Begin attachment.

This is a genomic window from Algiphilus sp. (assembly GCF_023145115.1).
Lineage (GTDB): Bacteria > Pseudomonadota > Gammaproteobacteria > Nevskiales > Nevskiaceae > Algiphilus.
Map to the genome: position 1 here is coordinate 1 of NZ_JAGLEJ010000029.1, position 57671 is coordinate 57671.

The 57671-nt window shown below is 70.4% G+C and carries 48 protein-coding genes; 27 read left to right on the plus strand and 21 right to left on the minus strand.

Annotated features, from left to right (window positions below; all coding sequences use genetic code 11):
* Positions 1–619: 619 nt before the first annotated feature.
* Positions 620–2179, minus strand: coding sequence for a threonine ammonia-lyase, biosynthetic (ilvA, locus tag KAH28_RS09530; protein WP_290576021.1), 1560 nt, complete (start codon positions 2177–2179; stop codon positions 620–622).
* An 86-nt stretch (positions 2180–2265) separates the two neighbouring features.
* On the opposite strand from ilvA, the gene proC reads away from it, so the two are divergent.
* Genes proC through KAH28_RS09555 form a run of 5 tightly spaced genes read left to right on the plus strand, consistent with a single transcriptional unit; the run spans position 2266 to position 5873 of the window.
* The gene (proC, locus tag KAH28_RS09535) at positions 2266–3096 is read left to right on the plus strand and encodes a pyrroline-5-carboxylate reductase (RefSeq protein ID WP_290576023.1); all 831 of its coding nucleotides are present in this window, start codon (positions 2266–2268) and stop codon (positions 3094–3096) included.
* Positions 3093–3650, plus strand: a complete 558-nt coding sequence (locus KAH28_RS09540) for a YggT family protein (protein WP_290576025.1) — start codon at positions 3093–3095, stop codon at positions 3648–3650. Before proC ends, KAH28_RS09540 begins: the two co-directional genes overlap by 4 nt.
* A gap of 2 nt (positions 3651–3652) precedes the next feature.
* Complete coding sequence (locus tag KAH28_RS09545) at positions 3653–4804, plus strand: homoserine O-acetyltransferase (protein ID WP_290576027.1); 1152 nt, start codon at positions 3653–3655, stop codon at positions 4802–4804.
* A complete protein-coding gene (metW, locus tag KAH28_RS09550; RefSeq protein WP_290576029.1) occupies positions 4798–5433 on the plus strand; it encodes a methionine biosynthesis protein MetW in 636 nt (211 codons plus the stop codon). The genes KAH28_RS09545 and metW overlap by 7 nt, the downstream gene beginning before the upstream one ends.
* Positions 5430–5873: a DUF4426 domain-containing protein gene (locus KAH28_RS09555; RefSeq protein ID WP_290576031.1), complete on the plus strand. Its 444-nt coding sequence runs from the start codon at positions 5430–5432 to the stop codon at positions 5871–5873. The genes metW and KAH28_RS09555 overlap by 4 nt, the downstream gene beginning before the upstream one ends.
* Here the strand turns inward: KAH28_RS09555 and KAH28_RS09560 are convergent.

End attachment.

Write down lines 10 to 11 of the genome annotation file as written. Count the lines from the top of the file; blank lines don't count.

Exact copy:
* Genes proC through KAH28_RS09555 form a run of 5 tightly spaced genes read left to right on the plus strand, consistent with a single transcriptional unit; the run spans position 2266 to position 5873 of the window.
* The gene (proC, locus tag KAH28_RS09535) at positions 2266–3096 is read left to right on the plus strand and encodes a pyrroline-5-carboxylate reductase (RefSeq protein ID WP_290576023.1); all 831 of its coding nucleotides are present in this window, start codon (positions 2266–2268) and stop codon (positions 3094–3096) included.